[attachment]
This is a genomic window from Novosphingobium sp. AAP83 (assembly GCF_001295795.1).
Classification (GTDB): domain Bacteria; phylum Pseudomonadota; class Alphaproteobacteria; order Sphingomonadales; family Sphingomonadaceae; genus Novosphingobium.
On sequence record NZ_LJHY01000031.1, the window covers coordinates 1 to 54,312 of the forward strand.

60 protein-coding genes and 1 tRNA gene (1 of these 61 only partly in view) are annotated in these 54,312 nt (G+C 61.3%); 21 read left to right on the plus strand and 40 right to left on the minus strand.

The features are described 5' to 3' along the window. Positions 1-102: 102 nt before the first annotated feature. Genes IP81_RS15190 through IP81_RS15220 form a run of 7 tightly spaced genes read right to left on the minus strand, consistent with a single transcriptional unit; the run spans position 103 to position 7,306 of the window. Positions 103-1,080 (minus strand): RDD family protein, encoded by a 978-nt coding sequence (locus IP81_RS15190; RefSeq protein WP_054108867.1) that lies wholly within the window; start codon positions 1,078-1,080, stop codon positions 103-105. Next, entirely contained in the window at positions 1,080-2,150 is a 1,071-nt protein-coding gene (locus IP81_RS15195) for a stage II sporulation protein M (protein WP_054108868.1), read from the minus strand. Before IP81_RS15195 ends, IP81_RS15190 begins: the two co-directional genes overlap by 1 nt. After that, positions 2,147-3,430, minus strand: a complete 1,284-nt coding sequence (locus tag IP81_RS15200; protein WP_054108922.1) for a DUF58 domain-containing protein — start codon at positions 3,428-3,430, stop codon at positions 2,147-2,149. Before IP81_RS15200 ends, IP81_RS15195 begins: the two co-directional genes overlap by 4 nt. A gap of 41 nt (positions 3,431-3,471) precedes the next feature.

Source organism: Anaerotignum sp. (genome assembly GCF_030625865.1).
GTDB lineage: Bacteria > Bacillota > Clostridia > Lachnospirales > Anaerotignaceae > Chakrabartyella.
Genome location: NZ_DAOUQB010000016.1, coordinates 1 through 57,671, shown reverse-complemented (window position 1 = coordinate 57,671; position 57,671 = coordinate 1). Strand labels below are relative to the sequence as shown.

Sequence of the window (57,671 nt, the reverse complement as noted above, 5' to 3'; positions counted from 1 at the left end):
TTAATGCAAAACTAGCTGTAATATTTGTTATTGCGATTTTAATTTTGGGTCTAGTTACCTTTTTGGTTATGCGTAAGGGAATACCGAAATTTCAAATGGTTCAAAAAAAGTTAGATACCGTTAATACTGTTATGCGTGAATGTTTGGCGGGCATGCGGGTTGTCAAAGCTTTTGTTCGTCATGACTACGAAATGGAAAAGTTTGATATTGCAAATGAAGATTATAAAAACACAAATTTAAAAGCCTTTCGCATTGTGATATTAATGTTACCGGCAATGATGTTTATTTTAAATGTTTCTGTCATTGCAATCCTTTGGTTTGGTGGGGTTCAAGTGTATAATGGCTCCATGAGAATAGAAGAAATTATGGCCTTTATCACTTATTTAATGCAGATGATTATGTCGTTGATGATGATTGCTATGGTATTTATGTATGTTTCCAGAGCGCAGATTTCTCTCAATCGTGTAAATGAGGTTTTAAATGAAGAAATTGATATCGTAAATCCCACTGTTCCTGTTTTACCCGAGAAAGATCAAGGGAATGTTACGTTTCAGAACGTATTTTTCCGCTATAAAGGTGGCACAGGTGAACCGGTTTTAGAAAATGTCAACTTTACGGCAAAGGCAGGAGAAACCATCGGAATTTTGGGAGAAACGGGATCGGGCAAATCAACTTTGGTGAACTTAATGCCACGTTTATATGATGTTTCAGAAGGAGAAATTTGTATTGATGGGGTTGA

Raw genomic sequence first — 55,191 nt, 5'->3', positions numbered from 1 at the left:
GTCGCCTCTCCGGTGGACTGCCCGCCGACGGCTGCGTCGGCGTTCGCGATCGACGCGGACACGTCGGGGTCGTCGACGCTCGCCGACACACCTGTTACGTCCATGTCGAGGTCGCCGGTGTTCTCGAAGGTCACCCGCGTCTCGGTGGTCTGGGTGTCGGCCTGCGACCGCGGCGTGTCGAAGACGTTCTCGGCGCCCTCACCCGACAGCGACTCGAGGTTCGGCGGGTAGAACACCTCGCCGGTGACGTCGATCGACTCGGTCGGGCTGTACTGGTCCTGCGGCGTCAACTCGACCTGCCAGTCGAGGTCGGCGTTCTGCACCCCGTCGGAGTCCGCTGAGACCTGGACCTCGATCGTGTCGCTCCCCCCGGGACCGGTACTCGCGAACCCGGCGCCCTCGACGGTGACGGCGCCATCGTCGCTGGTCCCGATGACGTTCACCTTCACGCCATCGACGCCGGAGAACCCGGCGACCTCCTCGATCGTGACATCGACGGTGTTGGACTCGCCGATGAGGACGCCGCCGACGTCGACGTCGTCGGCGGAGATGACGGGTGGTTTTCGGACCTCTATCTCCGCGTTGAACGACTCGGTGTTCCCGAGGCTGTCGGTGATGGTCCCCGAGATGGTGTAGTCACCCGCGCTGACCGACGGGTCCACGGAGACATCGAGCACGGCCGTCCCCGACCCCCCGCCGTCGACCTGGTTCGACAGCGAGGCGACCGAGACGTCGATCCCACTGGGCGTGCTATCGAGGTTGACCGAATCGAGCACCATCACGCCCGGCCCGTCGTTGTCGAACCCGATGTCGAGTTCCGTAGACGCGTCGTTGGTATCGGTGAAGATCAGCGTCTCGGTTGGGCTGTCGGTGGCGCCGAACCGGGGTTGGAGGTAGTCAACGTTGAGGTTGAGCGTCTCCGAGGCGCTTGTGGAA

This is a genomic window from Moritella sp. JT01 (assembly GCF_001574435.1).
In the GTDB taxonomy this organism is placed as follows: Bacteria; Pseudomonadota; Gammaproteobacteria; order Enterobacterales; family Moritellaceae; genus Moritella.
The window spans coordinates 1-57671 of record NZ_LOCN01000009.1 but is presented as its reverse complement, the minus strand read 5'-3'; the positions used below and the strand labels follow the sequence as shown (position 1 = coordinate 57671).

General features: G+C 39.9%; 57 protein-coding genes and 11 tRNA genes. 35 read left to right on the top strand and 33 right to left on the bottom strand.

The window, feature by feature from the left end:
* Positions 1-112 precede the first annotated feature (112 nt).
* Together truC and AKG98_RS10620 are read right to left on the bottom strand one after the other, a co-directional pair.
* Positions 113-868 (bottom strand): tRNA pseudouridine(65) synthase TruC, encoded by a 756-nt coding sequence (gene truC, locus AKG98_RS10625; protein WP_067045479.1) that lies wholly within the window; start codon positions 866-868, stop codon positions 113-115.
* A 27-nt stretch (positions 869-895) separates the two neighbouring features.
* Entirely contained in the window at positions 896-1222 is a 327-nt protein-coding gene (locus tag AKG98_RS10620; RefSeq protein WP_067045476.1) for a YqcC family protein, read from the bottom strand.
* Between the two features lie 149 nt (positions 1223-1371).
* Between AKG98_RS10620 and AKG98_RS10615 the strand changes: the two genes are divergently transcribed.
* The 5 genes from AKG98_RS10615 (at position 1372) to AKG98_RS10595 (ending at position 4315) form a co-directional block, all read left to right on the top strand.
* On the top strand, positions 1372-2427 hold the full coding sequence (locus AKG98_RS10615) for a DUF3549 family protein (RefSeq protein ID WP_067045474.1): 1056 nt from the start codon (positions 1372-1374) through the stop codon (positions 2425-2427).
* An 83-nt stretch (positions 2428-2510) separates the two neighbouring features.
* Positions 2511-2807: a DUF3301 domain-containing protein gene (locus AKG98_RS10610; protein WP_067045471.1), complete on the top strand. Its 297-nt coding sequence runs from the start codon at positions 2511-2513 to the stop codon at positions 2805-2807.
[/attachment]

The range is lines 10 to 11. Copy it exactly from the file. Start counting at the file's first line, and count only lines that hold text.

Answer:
TTAATGCAAAACTAGCTGTAATATTTGTTATTGCGATTTTAATTTTGGGTCTAGTTACCTTTTTGGTTATGCGTAAGGGAATACCGAAATTTCAAATGGTTCAAAAAAAGTTAGATACCGTTAATACTGTTATGCGTGAATGTTTGGCGGGCATGCGGGTTGTCAAAGCTTTTGTTCGTCATGACTACGAAATGGAAAAGTTTGATATTGCAAATGAAGATTATAAAAACACAAATTTAAAAGCCTTTCGCATTGTGATATTAATGTTACCGGCAATGATGTTTATTTTAAATGTTTCTGTCATTGCAATCCTTTGGTTTGGTGGGGTTCAAGTGTATAATGGCTCCATGAGAATAGAAGAAATTATGGCCTTTATCACTTATTTAATGCAGATGATTATGTCGTTGATGATGATTGCTATGGTATTTATGTATGTTTCCAGAGCGCAGATTTCTCTCAATCGTGTAAATGAGGTTTTAAATGAAGAAATTGATATCGTAAATCCCACTGTTCCTGTTTTACCCGAGAAAGATCAAGGGAATGTTACGTTTCAGAACGTATTTTTCCGCTATAAAGGTGGCACAGGTGAACCGGTTTTAGAAAATGTCAACTTTACGGCAAAGGCAGGAGAAACCATCGGAATTTTGGGAGAAACGGGATCGGGCAAATCAACTTTGGTGAACTTAATGCCACGTTTATATGATGTTTCAGAAGGAGAAATTTGTATTGATGGGGTTGA

Raw genomic sequence first — 55,191 nt, 5'->3', positions numbered from 1 at the left: